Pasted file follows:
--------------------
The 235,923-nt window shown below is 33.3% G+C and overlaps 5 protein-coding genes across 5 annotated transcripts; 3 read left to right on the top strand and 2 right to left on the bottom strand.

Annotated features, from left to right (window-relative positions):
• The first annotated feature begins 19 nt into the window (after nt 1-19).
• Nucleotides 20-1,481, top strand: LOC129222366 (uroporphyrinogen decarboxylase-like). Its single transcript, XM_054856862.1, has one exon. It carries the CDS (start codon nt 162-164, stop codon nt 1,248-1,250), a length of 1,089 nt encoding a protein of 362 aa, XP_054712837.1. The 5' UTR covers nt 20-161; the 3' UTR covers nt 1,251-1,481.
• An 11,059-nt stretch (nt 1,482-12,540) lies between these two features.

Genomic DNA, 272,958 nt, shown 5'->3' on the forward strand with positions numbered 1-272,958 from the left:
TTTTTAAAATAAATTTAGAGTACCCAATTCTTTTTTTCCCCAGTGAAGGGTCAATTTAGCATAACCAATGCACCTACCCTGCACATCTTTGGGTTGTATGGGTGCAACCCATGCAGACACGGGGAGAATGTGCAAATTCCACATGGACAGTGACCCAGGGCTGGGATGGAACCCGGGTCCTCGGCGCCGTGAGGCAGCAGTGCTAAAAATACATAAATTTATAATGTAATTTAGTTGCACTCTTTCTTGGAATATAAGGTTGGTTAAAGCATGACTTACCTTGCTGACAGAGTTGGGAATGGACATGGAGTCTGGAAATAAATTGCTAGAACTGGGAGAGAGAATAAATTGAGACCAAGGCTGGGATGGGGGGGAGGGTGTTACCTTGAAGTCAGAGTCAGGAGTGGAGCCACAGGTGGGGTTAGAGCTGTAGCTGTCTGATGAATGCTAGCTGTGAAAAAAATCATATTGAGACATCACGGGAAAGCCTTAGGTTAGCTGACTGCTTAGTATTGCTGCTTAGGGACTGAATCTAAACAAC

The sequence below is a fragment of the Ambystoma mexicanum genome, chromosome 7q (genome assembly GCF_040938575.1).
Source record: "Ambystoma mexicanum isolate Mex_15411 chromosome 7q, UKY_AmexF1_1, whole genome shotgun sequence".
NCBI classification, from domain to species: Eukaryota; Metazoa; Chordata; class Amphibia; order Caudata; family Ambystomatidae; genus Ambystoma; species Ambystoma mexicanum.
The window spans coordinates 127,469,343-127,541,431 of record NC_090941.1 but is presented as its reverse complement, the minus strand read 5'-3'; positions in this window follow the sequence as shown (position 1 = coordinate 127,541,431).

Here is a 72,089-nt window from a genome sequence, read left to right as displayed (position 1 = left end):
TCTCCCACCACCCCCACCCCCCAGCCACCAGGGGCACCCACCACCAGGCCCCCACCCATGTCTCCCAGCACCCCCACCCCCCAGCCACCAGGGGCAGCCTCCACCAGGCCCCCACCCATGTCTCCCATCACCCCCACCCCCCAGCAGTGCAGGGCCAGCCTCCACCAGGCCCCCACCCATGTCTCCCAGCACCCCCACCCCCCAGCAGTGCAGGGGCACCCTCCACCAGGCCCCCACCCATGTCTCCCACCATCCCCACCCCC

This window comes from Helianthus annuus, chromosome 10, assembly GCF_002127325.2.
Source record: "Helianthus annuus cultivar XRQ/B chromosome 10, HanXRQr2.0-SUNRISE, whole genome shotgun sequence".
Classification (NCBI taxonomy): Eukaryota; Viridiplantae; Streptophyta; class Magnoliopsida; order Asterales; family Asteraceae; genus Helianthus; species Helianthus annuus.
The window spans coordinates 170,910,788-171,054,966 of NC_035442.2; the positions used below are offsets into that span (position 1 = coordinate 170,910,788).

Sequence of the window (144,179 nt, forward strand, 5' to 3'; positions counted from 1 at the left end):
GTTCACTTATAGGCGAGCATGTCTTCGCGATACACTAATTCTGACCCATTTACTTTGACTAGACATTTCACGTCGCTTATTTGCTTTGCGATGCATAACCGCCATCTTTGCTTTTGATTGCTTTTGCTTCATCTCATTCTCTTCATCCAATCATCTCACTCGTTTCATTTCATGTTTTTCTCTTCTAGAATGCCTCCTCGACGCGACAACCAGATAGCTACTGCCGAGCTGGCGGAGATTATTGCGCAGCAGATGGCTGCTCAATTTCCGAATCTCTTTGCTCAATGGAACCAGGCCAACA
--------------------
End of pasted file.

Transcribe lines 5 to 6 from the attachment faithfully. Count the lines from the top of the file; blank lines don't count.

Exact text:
• An 11,059-nt stretch (nt 1,482-12,540) lies between these two features.

Genomic DNA, 272,958 nt, shown 5'->3' on the forward strand with positions numbered 1-272,958 from the left: